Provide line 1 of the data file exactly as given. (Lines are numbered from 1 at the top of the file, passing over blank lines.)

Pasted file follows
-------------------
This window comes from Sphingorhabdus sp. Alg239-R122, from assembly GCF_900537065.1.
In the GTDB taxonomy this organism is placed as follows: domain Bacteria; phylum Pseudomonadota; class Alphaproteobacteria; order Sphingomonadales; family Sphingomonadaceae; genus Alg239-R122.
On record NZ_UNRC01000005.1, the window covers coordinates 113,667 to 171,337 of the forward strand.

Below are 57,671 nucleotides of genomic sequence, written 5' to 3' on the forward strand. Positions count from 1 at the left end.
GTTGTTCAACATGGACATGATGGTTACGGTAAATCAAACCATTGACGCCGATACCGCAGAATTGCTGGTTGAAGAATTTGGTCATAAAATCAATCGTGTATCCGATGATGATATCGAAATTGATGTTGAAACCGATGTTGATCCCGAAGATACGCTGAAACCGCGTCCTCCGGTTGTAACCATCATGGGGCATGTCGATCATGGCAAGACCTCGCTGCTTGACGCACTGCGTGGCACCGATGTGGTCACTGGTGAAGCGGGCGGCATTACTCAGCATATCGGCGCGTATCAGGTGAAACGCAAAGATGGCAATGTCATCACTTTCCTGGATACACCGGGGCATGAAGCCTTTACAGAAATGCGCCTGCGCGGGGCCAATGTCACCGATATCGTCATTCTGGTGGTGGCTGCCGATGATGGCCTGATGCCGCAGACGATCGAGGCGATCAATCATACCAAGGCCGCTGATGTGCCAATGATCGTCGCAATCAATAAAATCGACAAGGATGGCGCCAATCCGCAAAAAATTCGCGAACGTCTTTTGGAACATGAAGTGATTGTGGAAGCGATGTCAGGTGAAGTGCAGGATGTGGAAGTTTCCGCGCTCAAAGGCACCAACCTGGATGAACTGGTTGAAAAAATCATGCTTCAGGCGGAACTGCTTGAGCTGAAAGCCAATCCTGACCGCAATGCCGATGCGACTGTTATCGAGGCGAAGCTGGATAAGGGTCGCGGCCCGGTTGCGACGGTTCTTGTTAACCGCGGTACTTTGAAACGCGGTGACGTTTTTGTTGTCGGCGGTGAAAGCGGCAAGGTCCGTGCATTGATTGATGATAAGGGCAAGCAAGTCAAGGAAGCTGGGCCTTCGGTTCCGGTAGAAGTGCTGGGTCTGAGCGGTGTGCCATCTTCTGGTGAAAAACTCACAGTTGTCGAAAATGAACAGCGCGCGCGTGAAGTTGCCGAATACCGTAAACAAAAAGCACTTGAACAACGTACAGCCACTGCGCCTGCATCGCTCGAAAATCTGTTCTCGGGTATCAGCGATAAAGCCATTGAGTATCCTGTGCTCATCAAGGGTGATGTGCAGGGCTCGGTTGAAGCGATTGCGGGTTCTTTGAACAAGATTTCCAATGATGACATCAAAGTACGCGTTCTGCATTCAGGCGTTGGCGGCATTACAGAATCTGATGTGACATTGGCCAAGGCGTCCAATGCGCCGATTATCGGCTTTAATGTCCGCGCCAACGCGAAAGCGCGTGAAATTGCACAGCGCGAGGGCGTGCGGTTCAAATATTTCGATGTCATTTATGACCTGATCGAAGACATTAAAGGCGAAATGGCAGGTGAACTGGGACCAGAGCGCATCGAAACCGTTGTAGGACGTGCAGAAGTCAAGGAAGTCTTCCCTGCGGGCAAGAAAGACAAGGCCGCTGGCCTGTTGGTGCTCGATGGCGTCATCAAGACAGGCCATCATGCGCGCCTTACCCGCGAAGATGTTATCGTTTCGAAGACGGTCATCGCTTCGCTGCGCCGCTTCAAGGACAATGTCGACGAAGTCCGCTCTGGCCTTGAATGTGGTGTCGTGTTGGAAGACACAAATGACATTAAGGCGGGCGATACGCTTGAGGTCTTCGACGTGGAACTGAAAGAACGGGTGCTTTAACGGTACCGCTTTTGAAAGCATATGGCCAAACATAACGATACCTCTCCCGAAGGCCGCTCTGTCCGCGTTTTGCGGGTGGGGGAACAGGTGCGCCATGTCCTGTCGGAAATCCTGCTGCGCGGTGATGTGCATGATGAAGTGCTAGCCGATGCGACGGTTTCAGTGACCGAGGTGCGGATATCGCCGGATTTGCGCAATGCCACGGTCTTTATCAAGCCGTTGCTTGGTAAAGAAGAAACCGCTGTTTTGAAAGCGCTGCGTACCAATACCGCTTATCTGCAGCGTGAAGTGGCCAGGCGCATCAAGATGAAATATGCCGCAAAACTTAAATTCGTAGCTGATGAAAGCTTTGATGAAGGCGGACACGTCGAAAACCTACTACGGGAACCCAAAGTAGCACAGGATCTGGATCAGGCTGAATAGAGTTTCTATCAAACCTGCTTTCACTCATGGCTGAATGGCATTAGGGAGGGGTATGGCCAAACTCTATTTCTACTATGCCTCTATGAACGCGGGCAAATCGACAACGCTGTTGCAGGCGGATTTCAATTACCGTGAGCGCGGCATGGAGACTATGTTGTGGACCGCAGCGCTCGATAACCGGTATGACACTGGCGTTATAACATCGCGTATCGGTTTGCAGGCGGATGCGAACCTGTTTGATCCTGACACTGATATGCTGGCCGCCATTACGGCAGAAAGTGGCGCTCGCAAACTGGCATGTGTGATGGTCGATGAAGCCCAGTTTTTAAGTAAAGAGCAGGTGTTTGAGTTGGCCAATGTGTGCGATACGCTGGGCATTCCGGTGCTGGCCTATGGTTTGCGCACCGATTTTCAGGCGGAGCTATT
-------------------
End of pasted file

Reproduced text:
This window comes from Sphingorhabdus sp. Alg239-R122, from assembly GCF_900537065.1.